Date of Award

Spring 1994

Document Type


Degree Name

Doctor of Philosophy in Chemical Engineering - (Ph.D.)


Chemical Engineering, Chemistry and Environmental Science

First Advisor

Samir S. Sofer

Second Advisor

Ching-Rong Huang

Third Advisor

Piero M. Armenante

Fourth Advisor

Basil Baltzis

Fifth Advisor

Peter F. Strom


The purpose of this work was to study bio-oxidative destruction of several substrates in an immobilized cell batch bioreactor in recirculation configuration. This system was used in three cases: a series of substrates usually used as monomers, ethylene glycol and its tetramer, and phenol under magnetic irradiation. In addition, kinetic studies were performed and experimental versus predicted results compared.

The substances styrene, methyl methacrylate (MMA), and β-hydroxybutyric acid (HBA), common monomers, were biologically treated using an acclimated mixed microbial community immobilized in calcium alginate gel. A comparison of biodegradation rates (3.3, 9.4, and 15 ppm/hr for styrene, MMA, and HBA, respectively, at 75 ppm starting concentration, with essentially constant biomass concentration) indicates the scale of difficulty in biodegrading these monomers. The results show that styrene, which has a ring structure, as opposed to an open chain structure, is relatively more difficult to biodegrade. These results indicate that biodegradability of a substrate is related to its structure.

Biodegradation of ethylene glycol and tetraethylene glycol was also studied. During the biodegradation of ethylene glycol, qualitative analysis showed that the fairly stable intermediates were formed. One of them was identified as being formaldehyde, which is more toxic than ethylene glycol. Therefore monitoring of the parent compound concentration alone does not always provide adequate information regarding complete mineralization of an oligomer.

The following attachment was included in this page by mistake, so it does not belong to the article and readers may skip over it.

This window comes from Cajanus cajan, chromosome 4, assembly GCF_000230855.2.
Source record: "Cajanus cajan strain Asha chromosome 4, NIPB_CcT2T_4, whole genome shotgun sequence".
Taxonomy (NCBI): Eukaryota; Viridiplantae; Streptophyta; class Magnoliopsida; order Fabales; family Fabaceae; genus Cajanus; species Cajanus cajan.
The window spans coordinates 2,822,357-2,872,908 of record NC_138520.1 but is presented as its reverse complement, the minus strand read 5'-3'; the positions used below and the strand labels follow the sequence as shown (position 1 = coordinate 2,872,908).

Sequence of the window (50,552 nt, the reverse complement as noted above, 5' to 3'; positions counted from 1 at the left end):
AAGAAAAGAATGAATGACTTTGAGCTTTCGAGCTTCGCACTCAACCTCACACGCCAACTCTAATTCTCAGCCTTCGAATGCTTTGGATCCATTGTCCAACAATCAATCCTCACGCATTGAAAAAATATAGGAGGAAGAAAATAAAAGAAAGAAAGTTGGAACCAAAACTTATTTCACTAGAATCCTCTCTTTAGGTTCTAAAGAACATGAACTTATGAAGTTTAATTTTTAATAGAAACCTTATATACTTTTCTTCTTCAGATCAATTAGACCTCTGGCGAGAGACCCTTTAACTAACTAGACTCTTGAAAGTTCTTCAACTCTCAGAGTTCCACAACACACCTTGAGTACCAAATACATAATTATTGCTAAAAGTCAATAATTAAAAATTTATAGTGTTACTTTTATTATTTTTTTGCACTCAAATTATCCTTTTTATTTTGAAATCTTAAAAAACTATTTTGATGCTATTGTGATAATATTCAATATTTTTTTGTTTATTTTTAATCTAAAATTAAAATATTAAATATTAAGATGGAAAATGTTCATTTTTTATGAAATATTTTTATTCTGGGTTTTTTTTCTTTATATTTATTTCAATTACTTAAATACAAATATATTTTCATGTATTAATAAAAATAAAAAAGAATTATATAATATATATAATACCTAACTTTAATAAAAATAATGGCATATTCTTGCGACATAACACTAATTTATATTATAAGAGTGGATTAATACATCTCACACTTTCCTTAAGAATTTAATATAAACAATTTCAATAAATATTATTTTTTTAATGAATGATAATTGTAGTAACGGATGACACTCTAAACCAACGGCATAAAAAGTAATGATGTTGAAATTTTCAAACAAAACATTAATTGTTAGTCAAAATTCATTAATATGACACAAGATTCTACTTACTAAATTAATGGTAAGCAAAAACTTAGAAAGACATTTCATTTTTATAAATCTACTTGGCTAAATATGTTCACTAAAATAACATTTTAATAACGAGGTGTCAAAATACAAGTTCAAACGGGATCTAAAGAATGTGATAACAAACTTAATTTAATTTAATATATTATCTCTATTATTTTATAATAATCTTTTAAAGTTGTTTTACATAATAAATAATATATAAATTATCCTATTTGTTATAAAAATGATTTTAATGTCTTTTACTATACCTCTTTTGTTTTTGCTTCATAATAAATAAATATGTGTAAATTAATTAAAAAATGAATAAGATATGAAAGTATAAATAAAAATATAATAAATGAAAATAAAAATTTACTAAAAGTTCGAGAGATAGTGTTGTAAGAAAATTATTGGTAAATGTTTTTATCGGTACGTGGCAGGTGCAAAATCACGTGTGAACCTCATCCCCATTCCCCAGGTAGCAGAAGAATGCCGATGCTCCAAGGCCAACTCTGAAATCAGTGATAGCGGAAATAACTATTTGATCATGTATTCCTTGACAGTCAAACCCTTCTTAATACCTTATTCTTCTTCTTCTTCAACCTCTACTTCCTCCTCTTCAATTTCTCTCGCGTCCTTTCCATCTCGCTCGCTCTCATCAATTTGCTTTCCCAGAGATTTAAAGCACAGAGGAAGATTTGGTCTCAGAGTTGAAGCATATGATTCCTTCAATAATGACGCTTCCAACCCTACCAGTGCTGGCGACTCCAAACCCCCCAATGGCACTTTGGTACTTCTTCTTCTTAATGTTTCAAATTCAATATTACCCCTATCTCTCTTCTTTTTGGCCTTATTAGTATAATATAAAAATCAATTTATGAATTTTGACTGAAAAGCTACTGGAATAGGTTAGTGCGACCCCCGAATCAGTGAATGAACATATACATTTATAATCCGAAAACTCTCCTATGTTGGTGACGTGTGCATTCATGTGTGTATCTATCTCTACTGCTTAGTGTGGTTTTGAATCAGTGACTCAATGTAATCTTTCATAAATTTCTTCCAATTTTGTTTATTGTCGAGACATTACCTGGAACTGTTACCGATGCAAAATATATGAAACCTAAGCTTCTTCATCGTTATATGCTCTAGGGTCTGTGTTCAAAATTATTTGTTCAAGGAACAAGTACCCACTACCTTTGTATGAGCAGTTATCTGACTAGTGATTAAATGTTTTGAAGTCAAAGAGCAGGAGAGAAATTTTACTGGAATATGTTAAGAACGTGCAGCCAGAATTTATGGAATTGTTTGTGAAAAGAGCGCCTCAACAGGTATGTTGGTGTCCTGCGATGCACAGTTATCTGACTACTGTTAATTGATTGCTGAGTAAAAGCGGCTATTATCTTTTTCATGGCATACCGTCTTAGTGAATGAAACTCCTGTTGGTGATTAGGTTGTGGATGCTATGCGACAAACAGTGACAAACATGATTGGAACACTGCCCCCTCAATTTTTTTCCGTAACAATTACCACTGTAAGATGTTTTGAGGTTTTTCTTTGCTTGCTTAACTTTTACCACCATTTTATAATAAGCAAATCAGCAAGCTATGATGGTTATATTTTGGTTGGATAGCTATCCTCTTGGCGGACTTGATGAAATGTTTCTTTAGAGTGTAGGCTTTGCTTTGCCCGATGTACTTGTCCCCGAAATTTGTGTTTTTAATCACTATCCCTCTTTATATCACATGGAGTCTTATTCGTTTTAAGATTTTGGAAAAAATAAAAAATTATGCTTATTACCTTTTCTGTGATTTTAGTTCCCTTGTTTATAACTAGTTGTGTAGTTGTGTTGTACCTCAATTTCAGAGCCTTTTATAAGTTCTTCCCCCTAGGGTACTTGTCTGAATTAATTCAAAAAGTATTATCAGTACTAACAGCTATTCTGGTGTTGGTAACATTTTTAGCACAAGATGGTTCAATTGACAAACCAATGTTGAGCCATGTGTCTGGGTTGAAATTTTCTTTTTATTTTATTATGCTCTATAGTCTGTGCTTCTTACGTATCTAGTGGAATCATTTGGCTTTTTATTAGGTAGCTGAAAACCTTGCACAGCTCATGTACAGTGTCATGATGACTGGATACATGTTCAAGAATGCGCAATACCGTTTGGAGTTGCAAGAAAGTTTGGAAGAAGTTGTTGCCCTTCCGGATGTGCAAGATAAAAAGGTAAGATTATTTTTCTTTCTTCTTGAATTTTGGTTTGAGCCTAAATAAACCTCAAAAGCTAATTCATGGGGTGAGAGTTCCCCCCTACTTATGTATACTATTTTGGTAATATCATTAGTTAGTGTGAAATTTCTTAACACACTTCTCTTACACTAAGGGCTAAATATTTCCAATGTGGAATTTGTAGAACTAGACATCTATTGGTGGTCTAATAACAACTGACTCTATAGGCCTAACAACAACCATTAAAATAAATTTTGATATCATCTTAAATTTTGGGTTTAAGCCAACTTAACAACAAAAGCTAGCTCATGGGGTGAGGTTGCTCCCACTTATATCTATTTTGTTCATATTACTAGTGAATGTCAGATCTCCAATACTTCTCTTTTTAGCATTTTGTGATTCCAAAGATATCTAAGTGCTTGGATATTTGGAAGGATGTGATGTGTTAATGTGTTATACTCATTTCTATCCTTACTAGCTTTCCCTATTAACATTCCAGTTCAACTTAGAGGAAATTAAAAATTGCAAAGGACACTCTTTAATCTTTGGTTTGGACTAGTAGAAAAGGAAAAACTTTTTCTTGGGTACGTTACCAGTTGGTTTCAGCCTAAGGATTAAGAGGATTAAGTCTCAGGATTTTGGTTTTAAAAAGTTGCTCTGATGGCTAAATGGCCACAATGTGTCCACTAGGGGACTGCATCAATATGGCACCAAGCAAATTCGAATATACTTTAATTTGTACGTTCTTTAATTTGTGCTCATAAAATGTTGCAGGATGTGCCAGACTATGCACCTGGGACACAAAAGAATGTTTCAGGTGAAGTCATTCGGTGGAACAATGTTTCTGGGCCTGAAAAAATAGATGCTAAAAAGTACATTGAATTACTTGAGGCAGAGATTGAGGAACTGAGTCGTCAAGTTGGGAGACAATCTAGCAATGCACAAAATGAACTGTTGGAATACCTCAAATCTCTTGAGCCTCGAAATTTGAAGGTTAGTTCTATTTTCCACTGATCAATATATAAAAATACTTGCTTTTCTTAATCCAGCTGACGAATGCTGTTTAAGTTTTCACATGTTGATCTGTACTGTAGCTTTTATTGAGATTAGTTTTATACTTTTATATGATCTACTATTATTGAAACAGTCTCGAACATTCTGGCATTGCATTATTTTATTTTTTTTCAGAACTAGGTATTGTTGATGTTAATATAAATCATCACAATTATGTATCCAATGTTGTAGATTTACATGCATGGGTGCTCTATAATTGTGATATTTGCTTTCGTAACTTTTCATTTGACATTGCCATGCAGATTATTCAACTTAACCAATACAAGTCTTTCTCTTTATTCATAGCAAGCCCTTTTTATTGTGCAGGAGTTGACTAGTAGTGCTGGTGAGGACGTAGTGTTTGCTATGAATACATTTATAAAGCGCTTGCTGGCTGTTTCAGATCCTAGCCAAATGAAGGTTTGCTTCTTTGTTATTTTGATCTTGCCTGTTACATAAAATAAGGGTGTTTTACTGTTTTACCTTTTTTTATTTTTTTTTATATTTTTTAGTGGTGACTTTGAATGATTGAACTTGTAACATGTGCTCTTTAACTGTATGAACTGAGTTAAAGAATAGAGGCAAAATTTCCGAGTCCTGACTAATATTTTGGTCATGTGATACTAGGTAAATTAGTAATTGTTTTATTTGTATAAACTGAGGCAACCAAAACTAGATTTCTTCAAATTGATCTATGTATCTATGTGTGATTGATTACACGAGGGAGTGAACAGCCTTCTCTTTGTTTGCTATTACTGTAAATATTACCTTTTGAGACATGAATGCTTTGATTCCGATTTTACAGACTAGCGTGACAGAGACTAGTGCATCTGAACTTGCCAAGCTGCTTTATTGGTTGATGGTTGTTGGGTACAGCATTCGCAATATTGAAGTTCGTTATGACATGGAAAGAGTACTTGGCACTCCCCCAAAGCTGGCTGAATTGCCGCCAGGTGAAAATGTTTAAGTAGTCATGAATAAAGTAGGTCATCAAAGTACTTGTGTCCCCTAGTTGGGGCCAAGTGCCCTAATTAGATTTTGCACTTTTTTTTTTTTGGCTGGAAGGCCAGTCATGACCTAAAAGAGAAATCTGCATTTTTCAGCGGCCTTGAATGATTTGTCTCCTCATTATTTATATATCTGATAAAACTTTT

Studies on the effect of magnetic fields on the rate of biodegradation were also conducted. It was observed that by applying a magnetic South polar field to the process, biological oxidation is enhanced. A magnetic North field was found to inhibit oxidation.

It was also observed that by acclimating the free microorganisms to the South magnetic field prior to immobilization and by subsequently further applying the South polar field to the gel immobilized microorganisms during oxidation, biodegradation is enhanced to a greater degree. Enhancement of oxidation by up to one order of magnitude was obtained after 10 days when a magnetic South field of 0.15 tesla was applied to the bioreactor. The rate of biodegradation was observed to be a function of magnetic field strength and time of exposure.

A preliminary mathematical model describing the process is presented, along with recommendations for improvement of this bioreactor system.